VA Program to Provide Quality Care to Veterans in Their Communities

| Aaron Turner-Phifer
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It is no secret that the Department of Veterans Affairs (VA) has faced tremendous challenges providing our nation’s veterans with access to the timely, quality care they deserve.

In its continued efforts to improve services to veterans, the VA will contract with healthcare organizations to manage its Community Care Network – establishing and maintaining a network of high-quality providers that will provide veterans with timely access to care in their communities. The VA released an RFP for bidders just last month (December 2016).

It’s not just the consolidation and streamlining of healthcare services that will improve the quality and access of care for veterans and their families; it’s also the requirement for accreditation. Before we get into that, here’s some background on the VA’s community programs.

Despite the VA’s national network of facilities and providers, it is not always possible for the VA to meet all the healthcare needs of every veteran within the VA’s system. To ensure these needs do not go unmet, the VA allows veterans to seek care at a provider in their community. Generally, veterans are eligible for the VA’s Community Care Program if they require healthcare services that are not available at their local VA medical center or if there is an issue accessing a service at their local VA medical center in a timely manner.

While the VA has been operating community programs for decades, the program was recently modified by Congress to address current access issues by the Veterans Access, Choice, and Accountability Act of 2014 and the Surface Transportation and Veterans Health Care Choice Improvement Act of 2015. In fact, more veterans are now accessing care in the community and outside of VA facilities than ever before. According to the VA’s website, in fiscal year 2016, more than 25.5 million appointments were scheduled across all VA Community Care Programs.

Given the expansion and myriad of community care programs, the VA submitted a report to Congress outlining their Plan to Consolidate Community Care Programs in 2015. The VA indicates in its report that the consolidation of its community programs will “clarify eligibility requirements, build on existing infrastructure to develop a high-performing network, streamline processes, and implement a continuum of care coordination services.”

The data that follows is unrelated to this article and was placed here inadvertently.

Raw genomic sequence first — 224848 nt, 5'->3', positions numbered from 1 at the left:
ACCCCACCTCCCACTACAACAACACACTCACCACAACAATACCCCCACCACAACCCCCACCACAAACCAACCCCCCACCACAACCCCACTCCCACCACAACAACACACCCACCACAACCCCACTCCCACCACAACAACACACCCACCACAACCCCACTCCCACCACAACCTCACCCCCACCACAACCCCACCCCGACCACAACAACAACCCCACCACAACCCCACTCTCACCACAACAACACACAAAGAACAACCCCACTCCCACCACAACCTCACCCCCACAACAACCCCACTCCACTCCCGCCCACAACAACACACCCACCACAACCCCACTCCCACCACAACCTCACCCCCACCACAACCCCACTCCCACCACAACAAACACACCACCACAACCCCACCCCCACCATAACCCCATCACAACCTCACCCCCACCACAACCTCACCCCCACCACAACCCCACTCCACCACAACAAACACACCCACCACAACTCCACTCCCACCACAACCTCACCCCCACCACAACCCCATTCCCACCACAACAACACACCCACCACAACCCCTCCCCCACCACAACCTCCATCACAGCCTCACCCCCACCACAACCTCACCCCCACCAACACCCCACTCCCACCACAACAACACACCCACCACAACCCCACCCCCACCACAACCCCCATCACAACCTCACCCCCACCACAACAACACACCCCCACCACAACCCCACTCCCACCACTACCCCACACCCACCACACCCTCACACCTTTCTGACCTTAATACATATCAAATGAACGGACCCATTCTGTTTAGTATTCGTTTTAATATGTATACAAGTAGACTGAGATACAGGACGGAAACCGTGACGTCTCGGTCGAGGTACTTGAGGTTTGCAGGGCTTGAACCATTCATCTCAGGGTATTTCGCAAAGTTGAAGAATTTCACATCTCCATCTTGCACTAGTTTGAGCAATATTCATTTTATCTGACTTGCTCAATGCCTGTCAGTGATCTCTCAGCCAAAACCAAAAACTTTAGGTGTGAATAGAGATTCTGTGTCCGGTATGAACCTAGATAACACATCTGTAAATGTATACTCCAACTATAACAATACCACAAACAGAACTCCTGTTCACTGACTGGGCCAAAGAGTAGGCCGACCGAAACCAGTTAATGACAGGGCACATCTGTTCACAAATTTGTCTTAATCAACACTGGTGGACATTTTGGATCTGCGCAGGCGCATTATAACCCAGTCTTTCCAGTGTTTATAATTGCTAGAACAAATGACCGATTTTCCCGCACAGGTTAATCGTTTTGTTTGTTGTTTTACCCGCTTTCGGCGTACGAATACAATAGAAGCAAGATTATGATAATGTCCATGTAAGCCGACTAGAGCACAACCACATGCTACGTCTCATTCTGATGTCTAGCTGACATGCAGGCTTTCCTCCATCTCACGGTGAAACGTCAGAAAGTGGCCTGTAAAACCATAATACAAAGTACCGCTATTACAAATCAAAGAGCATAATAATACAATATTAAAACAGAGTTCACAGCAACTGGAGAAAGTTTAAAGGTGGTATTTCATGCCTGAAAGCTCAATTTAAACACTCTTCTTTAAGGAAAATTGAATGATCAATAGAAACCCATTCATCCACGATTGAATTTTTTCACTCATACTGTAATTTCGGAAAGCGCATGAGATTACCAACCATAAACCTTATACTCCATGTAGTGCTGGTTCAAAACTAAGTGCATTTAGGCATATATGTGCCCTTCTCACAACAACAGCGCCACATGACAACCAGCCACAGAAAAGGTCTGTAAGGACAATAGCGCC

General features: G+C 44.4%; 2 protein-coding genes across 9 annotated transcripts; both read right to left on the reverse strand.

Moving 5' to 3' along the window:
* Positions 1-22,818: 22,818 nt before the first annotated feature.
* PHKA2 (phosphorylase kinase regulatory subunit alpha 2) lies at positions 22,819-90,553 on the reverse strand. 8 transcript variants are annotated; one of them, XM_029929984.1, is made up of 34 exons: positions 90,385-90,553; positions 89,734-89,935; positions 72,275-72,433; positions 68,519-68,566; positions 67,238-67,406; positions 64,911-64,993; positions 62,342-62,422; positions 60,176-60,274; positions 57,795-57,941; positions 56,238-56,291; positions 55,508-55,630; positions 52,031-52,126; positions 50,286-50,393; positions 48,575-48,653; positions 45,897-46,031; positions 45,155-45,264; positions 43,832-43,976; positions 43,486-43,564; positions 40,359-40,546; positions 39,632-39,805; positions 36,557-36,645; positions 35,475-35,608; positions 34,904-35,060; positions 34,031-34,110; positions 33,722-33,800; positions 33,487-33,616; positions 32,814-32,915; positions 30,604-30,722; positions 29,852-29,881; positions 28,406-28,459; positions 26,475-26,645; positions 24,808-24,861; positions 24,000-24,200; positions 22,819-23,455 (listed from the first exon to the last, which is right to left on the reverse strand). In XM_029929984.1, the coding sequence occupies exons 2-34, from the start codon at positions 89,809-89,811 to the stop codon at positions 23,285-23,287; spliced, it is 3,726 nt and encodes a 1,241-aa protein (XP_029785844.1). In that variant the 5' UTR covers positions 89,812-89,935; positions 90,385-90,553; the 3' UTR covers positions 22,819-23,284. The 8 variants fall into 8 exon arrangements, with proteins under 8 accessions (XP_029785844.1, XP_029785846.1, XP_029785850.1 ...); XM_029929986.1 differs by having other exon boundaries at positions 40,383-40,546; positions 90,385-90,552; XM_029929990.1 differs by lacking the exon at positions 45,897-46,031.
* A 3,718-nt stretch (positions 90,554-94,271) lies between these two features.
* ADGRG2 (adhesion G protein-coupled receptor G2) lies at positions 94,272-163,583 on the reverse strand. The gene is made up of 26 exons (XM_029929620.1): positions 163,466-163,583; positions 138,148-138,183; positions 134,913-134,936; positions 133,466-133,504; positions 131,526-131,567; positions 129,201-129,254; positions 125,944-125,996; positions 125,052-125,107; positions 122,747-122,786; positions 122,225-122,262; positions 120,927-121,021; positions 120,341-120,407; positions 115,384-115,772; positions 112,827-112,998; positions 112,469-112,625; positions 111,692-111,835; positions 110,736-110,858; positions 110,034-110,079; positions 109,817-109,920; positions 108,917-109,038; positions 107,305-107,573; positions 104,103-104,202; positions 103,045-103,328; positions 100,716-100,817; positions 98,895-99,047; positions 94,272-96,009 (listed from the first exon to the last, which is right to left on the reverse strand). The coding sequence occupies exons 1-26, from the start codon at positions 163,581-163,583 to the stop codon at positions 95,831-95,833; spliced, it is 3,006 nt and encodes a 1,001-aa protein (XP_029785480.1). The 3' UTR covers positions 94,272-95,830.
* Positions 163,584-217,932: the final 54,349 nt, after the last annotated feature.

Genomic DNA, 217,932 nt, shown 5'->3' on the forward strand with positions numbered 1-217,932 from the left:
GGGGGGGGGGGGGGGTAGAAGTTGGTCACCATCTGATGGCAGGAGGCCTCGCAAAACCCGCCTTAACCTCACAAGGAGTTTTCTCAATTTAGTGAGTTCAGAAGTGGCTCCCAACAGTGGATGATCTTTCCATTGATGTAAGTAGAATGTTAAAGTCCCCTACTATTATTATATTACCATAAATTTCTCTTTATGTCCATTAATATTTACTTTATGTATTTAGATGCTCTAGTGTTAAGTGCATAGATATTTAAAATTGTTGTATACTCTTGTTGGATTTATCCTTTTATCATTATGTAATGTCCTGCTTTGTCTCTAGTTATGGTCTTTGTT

This effort is also in line with the VA’s enterprise-wide transformation initiative, called MyVA, which seeks to modernize the VA’s culture, processes, and capabilities by putting the needs of veterans and their families first.

The VA’s recently released RFP represents the VA’s commitment to consolidate its community programs and streamline services for veterans and their families. The program divides the nation into four regions and successful Community Care Network bidders will be responsible for managing a network of high-quality providers in one or more regions to provide veterans with timely access to care in their community.

One of the tenets of the VA’s Community Care Network is the need for bidders to establish and maintain a network of high-quality providers. To ensure the quality of services provided to veterans, the VA requires successful Community Care Network bidders to hold accreditation from a national accrediting organization. The VA requires that the accreditation cover the bidder’s network of providers and its credentialing process. Should a bidder seek to provide case management and disease management services, these areas must also be accredited.

Accreditation from URAC and other national organizations is an indication of an organization’s commitment to meet industry leading, quality best practices. The VA’s use of accreditation in its oversight of the Community Care Network is an indication that the VA is committed to ensuring that veterans have access to the highest quality care in the community. 

URAC-accredited organizations not only comply with requirements of the VA’s RFP but they are also the best positioned to deliver quality care to veterans. URAC's unique approach to accreditation ensures that organizations are meeting national best practices without dictating the manner in which they are achieved. This allows for innovation that is sustainable within one’s community. Given that each community is unique and may require a different set of providers to meet veterans’ needs, URAC accredited organizations are distinctly prepared to deliver quality care in a manner that matches local needs – a critical element successful CCN bidders must meet.


Visit URAC’s VA Community Care Network Resources page to download free information and register for a free webinar

image of Aaron Turner-Phifer

Aaron Turner-Phifer, Vice President, Government Relations and Policy.

Aaron Turner-Phifer, vice president of government relations and policy, has nearly a decade of experience advising and crafting public policy at the federal, state, and local levels. He has experience working on health care quality initiatives and public policy that impacts Medicare, Medicaid, and Health Insurance Marketplace enrollees. He is an expert political and policy analyst with a unique understanding of the intricacies associated with the development of health care policy. He achieved his Master of Health Administration degree from the George Washington University.

Views, thoughts and opinions expressed in my articles belong solely to me, and not necessarily to my employer.

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